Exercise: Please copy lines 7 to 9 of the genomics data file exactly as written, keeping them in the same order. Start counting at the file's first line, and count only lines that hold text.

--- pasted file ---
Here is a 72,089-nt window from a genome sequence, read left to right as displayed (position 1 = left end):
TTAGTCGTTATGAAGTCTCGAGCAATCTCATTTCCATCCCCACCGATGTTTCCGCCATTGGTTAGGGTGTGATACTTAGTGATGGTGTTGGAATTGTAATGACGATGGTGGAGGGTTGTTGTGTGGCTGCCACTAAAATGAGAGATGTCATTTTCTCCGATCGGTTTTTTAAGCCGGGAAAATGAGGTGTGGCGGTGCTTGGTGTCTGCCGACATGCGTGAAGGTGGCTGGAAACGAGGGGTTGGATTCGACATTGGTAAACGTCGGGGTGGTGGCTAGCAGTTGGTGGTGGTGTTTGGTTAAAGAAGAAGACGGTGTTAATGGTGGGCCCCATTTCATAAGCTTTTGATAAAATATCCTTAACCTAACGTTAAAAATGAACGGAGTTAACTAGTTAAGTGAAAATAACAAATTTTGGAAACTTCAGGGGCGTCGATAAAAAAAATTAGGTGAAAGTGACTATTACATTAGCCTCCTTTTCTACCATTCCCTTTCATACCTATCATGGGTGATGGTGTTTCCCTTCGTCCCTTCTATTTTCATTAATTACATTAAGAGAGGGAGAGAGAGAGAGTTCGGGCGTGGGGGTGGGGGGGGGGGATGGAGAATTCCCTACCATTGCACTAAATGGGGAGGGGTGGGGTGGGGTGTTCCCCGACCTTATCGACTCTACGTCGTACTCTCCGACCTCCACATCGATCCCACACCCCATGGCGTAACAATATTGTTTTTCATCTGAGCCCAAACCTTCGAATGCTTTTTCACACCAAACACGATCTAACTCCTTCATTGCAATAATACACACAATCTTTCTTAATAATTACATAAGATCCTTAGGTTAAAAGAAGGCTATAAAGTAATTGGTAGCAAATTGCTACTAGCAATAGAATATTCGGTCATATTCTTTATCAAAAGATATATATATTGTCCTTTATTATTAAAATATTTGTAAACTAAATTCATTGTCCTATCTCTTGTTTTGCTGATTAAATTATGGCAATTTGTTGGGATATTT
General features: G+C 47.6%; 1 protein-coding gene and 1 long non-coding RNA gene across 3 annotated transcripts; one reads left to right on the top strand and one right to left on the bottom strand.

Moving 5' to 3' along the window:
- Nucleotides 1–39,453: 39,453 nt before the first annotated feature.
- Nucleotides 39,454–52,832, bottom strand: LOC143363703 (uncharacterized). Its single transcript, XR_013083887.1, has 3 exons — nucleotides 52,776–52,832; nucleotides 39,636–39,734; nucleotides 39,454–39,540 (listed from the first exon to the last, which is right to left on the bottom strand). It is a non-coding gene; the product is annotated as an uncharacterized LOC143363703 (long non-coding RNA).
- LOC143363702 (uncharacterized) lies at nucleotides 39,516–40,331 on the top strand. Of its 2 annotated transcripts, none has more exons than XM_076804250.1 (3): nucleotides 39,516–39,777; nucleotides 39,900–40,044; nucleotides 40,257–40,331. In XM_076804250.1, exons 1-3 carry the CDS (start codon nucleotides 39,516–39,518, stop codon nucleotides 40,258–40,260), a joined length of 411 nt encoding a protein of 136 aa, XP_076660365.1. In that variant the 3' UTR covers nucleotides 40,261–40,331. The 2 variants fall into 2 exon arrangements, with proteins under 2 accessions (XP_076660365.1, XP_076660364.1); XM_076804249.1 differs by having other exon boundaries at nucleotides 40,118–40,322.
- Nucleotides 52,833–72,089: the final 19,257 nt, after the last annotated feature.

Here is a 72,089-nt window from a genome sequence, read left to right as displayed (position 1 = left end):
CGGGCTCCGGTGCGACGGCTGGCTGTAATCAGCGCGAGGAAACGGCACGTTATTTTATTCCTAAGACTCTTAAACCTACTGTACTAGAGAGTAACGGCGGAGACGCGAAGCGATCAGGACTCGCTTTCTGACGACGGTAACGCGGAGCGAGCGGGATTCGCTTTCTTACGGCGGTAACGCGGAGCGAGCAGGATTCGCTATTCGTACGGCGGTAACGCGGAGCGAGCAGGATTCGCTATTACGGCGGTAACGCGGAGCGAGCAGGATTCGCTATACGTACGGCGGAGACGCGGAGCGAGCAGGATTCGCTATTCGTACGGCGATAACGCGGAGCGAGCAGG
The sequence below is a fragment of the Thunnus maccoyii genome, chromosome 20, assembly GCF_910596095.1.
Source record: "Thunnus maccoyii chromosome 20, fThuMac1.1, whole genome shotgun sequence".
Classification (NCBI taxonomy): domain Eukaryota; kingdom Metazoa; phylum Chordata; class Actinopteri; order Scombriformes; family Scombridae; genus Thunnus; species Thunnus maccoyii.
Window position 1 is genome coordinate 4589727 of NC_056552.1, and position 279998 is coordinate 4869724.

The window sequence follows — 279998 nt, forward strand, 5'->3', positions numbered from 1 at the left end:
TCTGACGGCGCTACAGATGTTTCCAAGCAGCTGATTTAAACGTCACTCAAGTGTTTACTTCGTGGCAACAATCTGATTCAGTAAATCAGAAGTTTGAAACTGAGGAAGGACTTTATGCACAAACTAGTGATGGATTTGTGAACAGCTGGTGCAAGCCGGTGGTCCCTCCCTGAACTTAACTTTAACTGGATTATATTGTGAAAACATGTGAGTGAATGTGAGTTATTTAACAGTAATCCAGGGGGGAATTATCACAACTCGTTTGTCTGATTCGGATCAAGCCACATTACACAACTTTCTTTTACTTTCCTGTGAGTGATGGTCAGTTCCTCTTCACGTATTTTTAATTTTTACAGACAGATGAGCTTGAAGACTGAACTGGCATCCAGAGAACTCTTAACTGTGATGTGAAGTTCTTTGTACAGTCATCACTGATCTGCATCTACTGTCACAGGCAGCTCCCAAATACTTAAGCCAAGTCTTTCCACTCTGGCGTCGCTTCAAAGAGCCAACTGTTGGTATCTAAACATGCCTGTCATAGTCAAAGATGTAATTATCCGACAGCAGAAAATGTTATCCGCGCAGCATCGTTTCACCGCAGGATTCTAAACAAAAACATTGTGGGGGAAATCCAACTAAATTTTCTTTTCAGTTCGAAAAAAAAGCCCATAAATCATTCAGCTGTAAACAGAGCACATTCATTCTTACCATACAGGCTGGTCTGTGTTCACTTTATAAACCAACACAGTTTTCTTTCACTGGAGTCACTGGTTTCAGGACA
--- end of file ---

- LOC143363702 (uncharacterized) lies at nucleotides 39,516–40,331 on the top strand. Of its 2 annotated transcripts, none has more exons than XM_076804250.1 (3): nucleotides 39,516–39,777; nucleotides 39,900–40,044; nucleotides 40,257–40,331. In XM_076804250.1, exons 1-3 carry the CDS (start codon nucleotides 39,516–39,518, stop codon nucleotides 40,258–40,260), a joined length of 411 nt encoding a protein of 136 aa, XP_076660365.1. In that variant the 3' UTR covers nucleotides 40,261–40,331. The 2 variants fall into 2 exon arrangements, with proteins under 2 accessions (XP_076660365.1, XP_076660364.1); XM_076804249.1 differs by having other exon boundaries at nucleotides 40,118–40,322.
- Nucleotides 52,833–72,089: the final 19,257 nt, after the last annotated feature.

Here is a 72,089-nt window from a genome sequence, read left to right as displayed (position 1 = left end):